Abdominal fluid accumulation
Abdominal fluid accumulation indicates the onset of a medical condition called ascites. Ascetic fluid is a pale yellow colored fluid. The predominant accumulation of ascetic fluid occurs in the region of peritoneum. Ascetic fluid has many sources. However the most significant source is the liver. One of the major causes for ascites is liver cirrhosis.
Causes for accumulation of ascetic fluid
The factors contributing to liver cirrhosis are associated with portal hypertension and edema caused because of tissue fluid imbalance or infection. The formation of ascetic fluid is also associated with the decrease in albumin levels. Albumin levels are decreased in portal hypertension conditions. Another significant factor that leads to accumulation of ascetic or abdominal fluid is the underlying condition of kidney failure caused due to excess salt and water retention. In addition, ascetic fluid accumulation is also caused because of underlying conditions such as neoplasm, congestive heart failure and infectious diseases such as tuberculosis. Ascetic conditions are classified into transudative and exudative types based on the protein estimation of the respective ascetic fluid. The comparative analysis of protein in the ascetic fluid is based on the albumin levels in the ascetic fluid when compared to serum albumin. This comparative analysis is also called as serum ascites albumin gradient.
Symptoms of abdominal fluid accumulation
Ascetic symptoms are associated with abdominal pain and discomfort. In some cases the ascetic condition is initially asymptomatic which progresses into a symptomatic condition. Shortness of breath occurs because of pleural effusion which is caused by the pressure on diaphragm because of the abdominal fluid rise. Apart from these other symptoms are nausea, anorexia, and bloating and flank pain.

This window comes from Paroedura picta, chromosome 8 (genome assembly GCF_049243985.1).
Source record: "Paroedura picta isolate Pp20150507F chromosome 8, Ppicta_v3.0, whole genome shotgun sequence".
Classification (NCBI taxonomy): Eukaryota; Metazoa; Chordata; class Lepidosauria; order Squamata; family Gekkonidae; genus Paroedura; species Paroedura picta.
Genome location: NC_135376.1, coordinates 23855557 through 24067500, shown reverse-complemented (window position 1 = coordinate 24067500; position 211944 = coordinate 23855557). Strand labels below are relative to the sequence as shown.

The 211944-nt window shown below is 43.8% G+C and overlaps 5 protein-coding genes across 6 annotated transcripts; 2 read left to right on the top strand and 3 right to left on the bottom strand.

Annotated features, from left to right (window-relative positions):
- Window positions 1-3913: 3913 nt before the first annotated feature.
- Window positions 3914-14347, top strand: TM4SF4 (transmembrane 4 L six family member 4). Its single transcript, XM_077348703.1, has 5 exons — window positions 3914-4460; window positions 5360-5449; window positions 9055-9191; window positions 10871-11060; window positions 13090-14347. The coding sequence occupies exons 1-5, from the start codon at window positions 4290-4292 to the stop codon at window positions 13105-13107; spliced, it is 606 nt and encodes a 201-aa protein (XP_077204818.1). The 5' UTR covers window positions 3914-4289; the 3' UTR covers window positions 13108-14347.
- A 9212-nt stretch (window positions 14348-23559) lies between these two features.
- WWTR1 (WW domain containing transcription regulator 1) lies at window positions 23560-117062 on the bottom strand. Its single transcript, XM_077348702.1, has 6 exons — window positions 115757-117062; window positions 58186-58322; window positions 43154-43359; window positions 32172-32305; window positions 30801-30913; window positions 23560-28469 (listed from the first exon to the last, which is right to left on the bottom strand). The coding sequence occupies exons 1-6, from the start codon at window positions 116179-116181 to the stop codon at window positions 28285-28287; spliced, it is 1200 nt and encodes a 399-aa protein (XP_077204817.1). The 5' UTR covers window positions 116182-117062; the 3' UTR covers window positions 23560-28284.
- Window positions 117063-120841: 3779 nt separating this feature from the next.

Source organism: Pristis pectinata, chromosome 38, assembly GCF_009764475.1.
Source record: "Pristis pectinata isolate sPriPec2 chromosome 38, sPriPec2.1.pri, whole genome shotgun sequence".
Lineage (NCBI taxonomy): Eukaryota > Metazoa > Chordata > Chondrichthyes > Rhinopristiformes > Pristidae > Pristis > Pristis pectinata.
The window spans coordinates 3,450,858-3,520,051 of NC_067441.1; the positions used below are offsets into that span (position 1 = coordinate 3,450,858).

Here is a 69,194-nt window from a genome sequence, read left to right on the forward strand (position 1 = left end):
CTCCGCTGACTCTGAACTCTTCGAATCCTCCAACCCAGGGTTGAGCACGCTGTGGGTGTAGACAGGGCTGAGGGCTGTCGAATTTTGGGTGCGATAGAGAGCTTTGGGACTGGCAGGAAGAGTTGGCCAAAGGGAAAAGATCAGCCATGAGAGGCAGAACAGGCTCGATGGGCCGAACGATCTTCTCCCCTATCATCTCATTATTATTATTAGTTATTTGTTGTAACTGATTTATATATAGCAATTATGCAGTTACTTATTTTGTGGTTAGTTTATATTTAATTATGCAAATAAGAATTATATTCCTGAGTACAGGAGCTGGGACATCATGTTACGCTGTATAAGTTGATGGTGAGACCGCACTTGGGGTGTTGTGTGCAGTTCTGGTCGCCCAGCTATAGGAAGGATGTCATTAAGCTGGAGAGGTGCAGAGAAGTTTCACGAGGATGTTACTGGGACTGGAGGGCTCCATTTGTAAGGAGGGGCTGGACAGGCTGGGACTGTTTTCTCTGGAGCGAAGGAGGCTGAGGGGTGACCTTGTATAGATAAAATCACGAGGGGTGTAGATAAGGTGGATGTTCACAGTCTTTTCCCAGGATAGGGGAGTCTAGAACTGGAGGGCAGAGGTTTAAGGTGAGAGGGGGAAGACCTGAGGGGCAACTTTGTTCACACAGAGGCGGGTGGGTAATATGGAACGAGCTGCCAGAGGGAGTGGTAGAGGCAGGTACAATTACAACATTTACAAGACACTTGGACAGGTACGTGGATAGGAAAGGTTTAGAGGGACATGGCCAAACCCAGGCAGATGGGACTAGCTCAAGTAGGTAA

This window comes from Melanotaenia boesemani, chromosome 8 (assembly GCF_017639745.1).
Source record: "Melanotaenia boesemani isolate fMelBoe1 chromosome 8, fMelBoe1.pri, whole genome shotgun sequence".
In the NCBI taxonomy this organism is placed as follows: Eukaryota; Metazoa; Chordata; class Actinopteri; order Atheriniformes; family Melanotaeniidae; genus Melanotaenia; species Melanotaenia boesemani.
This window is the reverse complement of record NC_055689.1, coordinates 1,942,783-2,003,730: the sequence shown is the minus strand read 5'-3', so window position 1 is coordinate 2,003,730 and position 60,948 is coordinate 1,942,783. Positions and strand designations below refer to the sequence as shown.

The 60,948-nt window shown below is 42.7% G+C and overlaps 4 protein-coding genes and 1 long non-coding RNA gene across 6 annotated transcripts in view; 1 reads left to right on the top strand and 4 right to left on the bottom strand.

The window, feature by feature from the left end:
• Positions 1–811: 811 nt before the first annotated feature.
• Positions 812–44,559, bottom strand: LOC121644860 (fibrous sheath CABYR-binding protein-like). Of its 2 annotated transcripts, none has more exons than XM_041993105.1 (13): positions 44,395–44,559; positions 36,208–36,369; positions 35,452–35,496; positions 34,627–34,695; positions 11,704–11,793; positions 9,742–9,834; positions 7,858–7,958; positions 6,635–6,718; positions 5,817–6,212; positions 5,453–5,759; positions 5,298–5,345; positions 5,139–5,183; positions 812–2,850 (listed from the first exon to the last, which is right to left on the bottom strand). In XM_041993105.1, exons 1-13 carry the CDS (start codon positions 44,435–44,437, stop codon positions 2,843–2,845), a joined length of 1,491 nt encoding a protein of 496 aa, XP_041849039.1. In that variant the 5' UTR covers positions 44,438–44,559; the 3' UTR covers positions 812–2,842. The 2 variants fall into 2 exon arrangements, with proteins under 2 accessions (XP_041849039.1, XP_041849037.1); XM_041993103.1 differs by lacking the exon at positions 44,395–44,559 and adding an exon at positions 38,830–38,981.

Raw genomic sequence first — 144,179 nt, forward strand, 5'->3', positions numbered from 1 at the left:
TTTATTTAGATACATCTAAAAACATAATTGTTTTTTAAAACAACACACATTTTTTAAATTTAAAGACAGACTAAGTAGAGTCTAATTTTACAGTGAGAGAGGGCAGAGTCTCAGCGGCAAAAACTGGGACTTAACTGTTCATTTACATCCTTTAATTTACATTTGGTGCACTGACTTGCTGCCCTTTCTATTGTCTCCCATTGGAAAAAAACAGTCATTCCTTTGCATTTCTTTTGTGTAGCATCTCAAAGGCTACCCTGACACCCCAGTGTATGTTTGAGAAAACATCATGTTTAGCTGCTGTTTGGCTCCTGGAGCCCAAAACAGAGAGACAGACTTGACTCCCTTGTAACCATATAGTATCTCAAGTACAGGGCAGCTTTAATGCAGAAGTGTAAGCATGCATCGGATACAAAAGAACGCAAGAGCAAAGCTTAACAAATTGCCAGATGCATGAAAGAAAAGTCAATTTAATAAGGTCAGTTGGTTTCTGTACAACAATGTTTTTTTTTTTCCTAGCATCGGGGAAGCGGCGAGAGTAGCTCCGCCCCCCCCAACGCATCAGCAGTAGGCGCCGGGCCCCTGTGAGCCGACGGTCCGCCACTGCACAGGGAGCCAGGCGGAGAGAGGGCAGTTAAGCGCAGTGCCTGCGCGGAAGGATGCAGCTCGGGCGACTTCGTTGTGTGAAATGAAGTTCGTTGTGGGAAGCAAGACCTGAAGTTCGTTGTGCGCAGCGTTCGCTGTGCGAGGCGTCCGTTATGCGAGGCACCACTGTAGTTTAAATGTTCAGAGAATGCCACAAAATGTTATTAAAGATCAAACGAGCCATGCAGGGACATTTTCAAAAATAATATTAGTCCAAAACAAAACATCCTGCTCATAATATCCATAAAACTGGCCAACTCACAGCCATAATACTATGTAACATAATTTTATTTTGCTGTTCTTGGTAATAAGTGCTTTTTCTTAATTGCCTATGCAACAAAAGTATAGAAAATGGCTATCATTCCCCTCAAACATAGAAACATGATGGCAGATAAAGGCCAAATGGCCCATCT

Conditions associated with abdominal fluid accumulation such as ascites are diagnosed using laboratory analysis. Laboratory tests such as ascetic fluid protein estimation, albumin analysis, amylase, lactose dehydrogenase and triglyceride values are taken into consideration. These values help in the determination of underlying conditions which may be responsible for the accumulation of ascetic fluid in the abdominal cavity.
Microbiological analysis such as Gram's stain, acid fast stain and also cultures of both routine bacteriology and for Mycobacterium is done to diagnose the condition due to of infectious diseases. In the case of tuberculosis, the ascetic fluid tends to appear chylous or milky in nature. This because of the presence of thoracic or interstitial fluid. The serum ascites albumin gradient values are taken into consideration to determine the cause of ascites because of bacterial peritonitis, Pancreatitis, Vasculitis and portal hypertension. High albumin gradients or transudative gradients generally occur in unclear etiologies such as occult cirrhosis and portal hypertension. Hepatic vein thrombosis and liver cirrhosis related ascites is generally diagnosed by biopsy and radiological methods.
Treatment of abdominal fluid accumulation
Ascites is treated according to fluid electrolyte monitoring. The patient is prescribed a restricted salt diet in order to avoid edema. In cases of low sodium levels, the salt restriction may be increased to 1.5 l instead of 1. Diuretics are generally prescribed in the case of ascites. The research pertaining to the use of aquaretics for the excretion of electrolyte free water is still underway for the approval.
Therapeutic paracentesis is administered on a regular basis to treat refractive ascites. The most effective method for reducing the portal pressure in patients with ascites and under diuretics is the administration of trans jugular intrahepatic portosystemic shunt also known as TIPS. This is a radiological procedure used in patients suffering from refractive ascites; this technique may be performed either in conscious state or by administering general anesthesia.
Bibliography / Reference
Collection of Pages - Last revised Date: October 18, 2017